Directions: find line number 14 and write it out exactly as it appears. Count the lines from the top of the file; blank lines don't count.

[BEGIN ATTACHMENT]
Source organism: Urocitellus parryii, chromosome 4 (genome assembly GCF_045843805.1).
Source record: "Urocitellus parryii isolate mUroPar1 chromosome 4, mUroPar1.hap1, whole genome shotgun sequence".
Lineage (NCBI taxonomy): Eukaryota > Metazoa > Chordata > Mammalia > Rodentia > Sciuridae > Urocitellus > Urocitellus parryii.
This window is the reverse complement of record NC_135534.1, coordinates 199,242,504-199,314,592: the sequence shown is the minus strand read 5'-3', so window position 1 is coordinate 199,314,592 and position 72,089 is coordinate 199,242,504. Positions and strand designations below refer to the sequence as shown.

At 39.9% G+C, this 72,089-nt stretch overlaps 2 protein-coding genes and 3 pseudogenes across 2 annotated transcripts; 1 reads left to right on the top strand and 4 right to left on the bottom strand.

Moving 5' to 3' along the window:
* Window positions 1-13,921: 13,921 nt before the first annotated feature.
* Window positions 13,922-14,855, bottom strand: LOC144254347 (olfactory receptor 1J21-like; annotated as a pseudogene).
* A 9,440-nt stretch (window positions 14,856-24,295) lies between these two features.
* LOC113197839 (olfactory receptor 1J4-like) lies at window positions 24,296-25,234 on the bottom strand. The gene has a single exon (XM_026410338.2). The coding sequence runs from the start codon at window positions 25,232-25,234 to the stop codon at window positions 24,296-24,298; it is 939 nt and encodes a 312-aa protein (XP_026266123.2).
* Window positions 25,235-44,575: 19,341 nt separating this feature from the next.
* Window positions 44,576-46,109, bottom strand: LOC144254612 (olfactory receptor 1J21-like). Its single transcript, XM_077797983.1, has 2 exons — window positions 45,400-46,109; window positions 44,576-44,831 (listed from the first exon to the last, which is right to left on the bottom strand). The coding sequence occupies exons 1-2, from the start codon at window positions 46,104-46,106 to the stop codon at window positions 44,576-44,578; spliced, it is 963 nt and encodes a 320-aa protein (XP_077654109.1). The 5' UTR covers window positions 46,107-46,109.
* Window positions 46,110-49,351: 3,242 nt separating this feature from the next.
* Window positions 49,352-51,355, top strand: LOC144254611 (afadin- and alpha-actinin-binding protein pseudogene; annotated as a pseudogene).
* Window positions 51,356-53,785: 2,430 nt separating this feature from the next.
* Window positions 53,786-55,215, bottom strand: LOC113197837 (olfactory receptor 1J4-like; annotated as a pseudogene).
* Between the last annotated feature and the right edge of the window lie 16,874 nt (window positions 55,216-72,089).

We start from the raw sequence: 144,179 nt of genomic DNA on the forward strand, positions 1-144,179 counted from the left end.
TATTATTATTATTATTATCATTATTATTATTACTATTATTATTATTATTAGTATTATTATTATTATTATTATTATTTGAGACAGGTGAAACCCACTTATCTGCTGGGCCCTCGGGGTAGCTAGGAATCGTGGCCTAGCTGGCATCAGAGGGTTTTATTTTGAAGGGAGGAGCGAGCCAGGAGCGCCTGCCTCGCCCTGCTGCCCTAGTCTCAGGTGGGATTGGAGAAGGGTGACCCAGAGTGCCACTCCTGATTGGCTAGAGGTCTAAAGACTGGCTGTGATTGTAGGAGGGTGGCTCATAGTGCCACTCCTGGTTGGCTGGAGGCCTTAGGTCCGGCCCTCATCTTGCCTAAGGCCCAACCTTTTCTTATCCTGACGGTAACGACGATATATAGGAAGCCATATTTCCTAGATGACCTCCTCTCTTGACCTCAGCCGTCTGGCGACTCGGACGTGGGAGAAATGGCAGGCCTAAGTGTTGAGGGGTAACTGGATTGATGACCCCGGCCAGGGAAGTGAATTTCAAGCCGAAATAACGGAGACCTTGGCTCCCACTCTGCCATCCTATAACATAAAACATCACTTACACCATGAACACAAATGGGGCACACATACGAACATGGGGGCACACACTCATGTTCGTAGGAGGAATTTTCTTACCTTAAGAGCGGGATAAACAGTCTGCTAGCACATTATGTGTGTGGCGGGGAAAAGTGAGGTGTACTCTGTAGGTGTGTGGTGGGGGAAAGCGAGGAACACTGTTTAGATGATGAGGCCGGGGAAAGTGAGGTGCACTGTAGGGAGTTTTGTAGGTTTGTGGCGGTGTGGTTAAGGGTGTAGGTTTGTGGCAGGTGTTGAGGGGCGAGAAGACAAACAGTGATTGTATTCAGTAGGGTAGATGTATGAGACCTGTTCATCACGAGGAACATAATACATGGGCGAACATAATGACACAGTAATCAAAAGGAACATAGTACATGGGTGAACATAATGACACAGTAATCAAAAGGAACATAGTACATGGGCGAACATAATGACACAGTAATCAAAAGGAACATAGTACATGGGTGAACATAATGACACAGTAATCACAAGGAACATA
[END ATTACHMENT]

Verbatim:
* Window positions 49,352-51,355, top strand: LOC144254611 (afadin- and alpha-actinin-binding protein pseudogene; annotated as a pseudogene).